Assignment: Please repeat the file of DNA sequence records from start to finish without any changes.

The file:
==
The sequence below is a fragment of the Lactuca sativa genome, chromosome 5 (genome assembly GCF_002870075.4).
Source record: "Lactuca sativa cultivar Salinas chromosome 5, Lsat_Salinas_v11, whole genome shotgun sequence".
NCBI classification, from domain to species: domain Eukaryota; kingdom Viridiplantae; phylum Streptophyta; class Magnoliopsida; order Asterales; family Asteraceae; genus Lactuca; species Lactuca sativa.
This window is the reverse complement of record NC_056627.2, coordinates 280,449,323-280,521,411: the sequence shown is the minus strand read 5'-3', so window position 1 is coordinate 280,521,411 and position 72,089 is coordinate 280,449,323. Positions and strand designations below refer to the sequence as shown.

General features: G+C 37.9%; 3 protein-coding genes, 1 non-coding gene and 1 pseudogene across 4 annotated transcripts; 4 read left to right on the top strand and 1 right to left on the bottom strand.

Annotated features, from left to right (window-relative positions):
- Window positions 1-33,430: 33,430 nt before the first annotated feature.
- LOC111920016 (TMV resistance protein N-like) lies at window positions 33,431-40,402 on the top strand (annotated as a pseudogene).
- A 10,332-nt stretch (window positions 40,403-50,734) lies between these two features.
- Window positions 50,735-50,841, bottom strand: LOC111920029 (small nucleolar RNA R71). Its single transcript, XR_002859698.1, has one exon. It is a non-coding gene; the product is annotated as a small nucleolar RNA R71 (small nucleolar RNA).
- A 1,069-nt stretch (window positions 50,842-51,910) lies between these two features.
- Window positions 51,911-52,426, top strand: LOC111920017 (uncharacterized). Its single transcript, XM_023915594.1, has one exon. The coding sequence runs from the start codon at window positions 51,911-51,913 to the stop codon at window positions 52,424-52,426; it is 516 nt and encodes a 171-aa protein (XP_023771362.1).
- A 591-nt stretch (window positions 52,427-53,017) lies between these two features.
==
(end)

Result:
The sequence below is a fragment of the Lactuca sativa genome, chromosome 5 (genome assembly GCF_002870075.4).
Source record: "Lactuca sativa cultivar Salinas chromosome 5, Lsat_Salinas_v11, whole genome shotgun sequence".
NCBI classification, from domain to species: domain Eukaryota; kingdom Viridiplantae; phylum Streptophyta; class Magnoliopsida; order Asterales; family Asteraceae; genus Lactuca; species Lactuca sativa.
This window is the reverse complement of record NC_056627.2, coordinates 280,449,323-280,521,411: the sequence shown is the minus strand read 5'-3', so window position 1 is coordinate 280,521,411 and position 72,089 is coordinate 280,449,323. Positions and strand designations below refer to the sequence as shown.

General features: G+C 37.9%; 3 protein-coding genes, 1 non-coding gene and 1 pseudogene across 4 annotated transcripts; 4 read left to right on the top strand and 1 right to left on the bottom strand.

Annotated features, from left to right (window-relative positions):
- Window positions 1-33,430: 33,430 nt before the first annotated feature.
- LOC111920016 (TMV resistance protein N-like) lies at window positions 33,431-40,402 on the top strand (annotated as a pseudogene).
- A 10,332-nt stretch (window positions 40,403-50,734) lies between these two features.
- Window positions 50,735-50,841, bottom strand: LOC111920029 (small nucleolar RNA R71). Its single transcript, XR_002859698.1, has one exon. It is a non-coding gene; the product is annotated as a small nucleolar RNA R71 (small nucleolar RNA).
- A 1,069-nt stretch (window positions 50,842-51,910) lies between these two features.
- Window positions 51,911-52,426, top strand: LOC111920017 (uncharacterized). Its single transcript, XM_023915594.1, has one exon. The coding sequence runs from the start codon at window positions 51,911-51,913 to the stop codon at window positions 52,424-52,426; it is 516 nt and encodes a 171-aa protein (XP_023771362.1).
- A 591-nt stretch (window positions 52,427-53,017) lies between these two features.